U.S. lifts ban on New Zealand warships, New Zealand keeps nuclear-free stance

AUCKLAND Fri Sep 21, 2012 2:35am EDT

U.S. Secretary of Defense Leon Panetta (L) smiles next to New Zealand's Minister of Defence Jonathan Coleman at the Government House in Auckland September 21, 2012. REUTERS/Larry Downing

U.S. Secretary of Defense Leon Panetta (L) smiles next to New Zealand's Minister of Defence Jonathan Coleman at the Government House in Auckland September 21, 2012.

Credit: Reuters/Larry Downing

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AUCKLAND (Reuters) - The United States has lifted a ban on visits by New Zealand warships to U.S. defense and coast guard bases around the world, further thawing relations after a 26-year stand-off on nuclear issues.

U.S. Defense Secretary Leon Panetta made the announcement during a visit to New Zealand on Friday. He said Washington would lift restrictions on military exercises and facilitate more talks with New Zealand even though Wellington maintains its long-held nuclear-free stance.

For the first time since the suspension of the ANZUS Treaty in 1986, Washington will allow individual visits by Royal New Zealand Navy ships to U.S. Department of Defense or Coast Guard facilities in the United States and around the world, Panetta said in Auckland, New Zealand's largest city.

"These changes make it easier for our militaries to engage in discussions on security issues and to hold cooperative engagements that increase our capacity to tackle common challenges," he said.

Panetta said Washington and Wellington would work together despite lingering "differences of opinion in some limited areas".

The visit by Panetta, the first by a Pentagon chief in 30 years, signals a new era of U.S.-New Zealand defense links breached in the mid-1980s, when Wellington declared itself nuclear-free and barred its ports to nuclear warships.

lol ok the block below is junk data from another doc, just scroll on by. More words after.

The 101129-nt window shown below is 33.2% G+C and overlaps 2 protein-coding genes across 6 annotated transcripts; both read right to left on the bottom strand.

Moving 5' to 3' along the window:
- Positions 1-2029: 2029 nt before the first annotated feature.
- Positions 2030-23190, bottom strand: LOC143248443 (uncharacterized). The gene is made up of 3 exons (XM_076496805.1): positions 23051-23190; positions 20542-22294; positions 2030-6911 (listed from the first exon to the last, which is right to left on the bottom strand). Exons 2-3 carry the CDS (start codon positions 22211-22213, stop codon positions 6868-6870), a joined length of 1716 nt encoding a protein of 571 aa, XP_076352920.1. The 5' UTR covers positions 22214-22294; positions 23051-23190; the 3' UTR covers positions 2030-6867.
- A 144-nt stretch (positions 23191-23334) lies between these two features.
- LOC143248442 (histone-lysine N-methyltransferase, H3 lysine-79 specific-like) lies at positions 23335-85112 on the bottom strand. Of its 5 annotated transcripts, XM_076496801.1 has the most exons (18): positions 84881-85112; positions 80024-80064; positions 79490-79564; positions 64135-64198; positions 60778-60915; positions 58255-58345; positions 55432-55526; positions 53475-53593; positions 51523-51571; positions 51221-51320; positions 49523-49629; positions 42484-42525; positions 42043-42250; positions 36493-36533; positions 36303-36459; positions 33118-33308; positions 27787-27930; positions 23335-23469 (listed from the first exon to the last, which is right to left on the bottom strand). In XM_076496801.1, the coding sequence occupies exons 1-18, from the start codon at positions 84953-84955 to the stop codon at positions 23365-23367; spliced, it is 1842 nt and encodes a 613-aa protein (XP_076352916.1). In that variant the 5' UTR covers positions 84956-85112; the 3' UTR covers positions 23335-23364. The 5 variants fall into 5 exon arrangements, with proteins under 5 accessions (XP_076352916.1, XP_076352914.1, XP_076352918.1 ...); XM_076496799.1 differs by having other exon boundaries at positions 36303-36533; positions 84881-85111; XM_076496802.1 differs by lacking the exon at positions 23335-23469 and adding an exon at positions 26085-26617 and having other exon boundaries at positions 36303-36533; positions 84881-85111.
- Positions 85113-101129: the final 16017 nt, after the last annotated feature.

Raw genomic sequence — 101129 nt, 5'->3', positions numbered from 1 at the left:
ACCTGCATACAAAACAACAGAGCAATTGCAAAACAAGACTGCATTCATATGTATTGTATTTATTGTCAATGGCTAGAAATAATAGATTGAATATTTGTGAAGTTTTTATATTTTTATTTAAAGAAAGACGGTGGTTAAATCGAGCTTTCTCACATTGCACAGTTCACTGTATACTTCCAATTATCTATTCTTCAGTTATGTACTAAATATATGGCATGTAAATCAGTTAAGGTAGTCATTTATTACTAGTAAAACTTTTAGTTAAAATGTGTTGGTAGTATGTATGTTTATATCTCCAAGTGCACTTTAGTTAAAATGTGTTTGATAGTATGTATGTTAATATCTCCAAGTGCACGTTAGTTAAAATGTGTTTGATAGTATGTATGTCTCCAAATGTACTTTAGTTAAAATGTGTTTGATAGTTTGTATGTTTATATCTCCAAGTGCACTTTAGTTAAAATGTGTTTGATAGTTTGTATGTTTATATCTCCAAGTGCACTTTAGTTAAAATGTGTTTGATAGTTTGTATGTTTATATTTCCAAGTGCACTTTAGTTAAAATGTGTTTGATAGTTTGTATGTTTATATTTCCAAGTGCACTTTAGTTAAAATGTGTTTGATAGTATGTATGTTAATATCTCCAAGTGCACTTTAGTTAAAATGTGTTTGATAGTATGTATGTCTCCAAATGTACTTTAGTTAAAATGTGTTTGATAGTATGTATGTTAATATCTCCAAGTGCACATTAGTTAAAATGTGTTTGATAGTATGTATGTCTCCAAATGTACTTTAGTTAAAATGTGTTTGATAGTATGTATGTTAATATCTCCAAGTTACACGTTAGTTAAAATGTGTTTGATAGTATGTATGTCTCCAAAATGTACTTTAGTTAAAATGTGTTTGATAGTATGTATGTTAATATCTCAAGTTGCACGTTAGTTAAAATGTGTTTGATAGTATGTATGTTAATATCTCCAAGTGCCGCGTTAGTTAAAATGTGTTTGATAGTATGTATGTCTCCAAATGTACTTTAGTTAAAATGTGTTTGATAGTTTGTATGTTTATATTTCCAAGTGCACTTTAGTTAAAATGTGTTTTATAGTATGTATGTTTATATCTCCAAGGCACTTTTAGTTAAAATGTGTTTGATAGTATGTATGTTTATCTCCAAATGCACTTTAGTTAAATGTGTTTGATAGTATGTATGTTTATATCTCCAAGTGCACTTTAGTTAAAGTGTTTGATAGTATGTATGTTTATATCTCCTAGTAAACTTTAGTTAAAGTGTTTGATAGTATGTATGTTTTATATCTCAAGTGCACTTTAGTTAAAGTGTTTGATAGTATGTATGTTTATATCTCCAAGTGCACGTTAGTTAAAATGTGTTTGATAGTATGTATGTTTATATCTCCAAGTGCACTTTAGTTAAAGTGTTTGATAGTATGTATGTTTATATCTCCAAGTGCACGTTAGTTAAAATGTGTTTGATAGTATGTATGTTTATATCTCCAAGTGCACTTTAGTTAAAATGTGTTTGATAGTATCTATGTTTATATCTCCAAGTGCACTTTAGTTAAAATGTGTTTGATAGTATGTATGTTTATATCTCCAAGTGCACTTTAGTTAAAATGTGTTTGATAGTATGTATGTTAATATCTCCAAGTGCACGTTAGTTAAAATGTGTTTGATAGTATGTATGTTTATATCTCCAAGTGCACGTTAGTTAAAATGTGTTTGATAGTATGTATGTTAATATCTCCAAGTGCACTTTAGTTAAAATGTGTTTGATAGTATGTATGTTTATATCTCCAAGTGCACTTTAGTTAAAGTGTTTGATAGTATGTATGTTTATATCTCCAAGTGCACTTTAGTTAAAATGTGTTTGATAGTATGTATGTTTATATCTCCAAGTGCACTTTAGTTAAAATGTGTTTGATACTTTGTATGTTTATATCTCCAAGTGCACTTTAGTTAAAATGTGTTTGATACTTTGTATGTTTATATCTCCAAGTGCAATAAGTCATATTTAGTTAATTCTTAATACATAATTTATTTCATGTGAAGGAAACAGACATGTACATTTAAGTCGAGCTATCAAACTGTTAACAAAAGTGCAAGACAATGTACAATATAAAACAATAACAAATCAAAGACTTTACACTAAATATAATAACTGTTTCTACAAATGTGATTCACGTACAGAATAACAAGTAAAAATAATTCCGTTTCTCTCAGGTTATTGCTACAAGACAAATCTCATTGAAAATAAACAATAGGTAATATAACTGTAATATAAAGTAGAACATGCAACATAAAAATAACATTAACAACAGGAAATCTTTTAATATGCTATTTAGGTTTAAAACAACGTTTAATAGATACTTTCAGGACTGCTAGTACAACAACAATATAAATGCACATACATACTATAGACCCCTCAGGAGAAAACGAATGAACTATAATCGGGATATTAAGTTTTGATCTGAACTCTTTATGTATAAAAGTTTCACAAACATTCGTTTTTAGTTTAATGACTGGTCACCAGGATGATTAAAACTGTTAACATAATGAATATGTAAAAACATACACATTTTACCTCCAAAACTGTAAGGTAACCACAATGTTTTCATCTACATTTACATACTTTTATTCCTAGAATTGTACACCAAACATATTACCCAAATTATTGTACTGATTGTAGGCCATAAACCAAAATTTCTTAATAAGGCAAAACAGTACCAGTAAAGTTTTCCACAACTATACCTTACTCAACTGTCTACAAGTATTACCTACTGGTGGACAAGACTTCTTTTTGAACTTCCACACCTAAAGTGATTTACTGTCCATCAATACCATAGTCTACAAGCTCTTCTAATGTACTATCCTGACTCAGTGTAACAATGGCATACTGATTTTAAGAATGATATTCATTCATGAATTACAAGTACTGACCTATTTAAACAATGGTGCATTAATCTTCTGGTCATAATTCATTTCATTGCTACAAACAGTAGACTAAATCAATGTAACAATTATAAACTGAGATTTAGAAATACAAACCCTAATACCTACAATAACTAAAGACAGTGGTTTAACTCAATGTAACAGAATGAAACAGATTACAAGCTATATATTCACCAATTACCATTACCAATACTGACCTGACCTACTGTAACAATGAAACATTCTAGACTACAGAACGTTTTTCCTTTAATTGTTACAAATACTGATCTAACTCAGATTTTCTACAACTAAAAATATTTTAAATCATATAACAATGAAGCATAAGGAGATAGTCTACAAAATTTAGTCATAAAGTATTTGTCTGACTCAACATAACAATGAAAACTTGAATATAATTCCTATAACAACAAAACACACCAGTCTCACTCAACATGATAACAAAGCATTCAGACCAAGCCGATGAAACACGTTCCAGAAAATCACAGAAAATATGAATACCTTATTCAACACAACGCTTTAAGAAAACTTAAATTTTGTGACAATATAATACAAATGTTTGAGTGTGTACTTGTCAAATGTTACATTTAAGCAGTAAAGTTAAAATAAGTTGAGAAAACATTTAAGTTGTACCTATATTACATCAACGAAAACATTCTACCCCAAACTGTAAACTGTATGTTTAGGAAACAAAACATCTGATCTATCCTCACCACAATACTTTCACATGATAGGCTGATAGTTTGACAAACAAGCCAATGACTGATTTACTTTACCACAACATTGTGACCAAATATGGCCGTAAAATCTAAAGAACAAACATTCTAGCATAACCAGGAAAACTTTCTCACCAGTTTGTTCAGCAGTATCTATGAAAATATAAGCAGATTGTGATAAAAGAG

While both Washington and Wellington acknowledged the improvement in relations and defense ties, New Zealand Defense Minister Jonathan Coleman said New Zealand had an independent foreign policy and that its anti-nuclear ban was not negotiable.

"I don't think that we should get too hung up about trying to turn the clock back to pre-1986 because the reality is that the relationship is very, very good," Coleman said at a news conference following their meeting.

New Zealand has a small contingent of troops fighting with U.S. and NATO troops in Afghanistan.

During his visit Panetta is also meeting with other senior leaders to explore deeper U.S. military engagement with New Zealand as the United States rebalances its forces to the Asia-Pacific as part of a new military strategy.

In July, the United States and New Zealand agreed to hold regular high-level talks and to cooperate on maritime security, counter-terrorism, and peacekeeping operations.

U.S. Marines trained in New Zealand earlier this year, and New Zealand's navy took part in the multi-nation Rimpac maritime exercise ships in July.

(Reporting by David Alexander; Editing by Paul Tait)

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Comments (5)
assmuncher wrote:
So we let them dock at our ports, but they still won’t let our ships dock at theirs.
What did we gain from this agreement again?

Sep 21, 2012 3:00am EDT  --  Report as abuse
Sophie_G wrote:
New Zealand never banned US ships or shipping. The only change made in 1985 was that it insisted that New Zealand Laws be respected, by another similar government. The US reaction was and still is shameful,years of New Zealand’s goodwill was thrown away by the US republican government at the time.

The US policy was mean then and has cost influcance and its former leadership position in the pacific. The treatment of New Zealand at best was bulling and at worest was neo-colonialism.

It cost the US one of its closes and loyalist allied nation, for no point.

Sep 21, 2012 3:50am EDT  --  Report as abuse
Sonnyjc9 wrote:
Gives those who will want to leave if Obozo wins in Novembermore ships to leave on that are on their side.

Sep 21, 2012 4:36am EDT  --  Report as abuse
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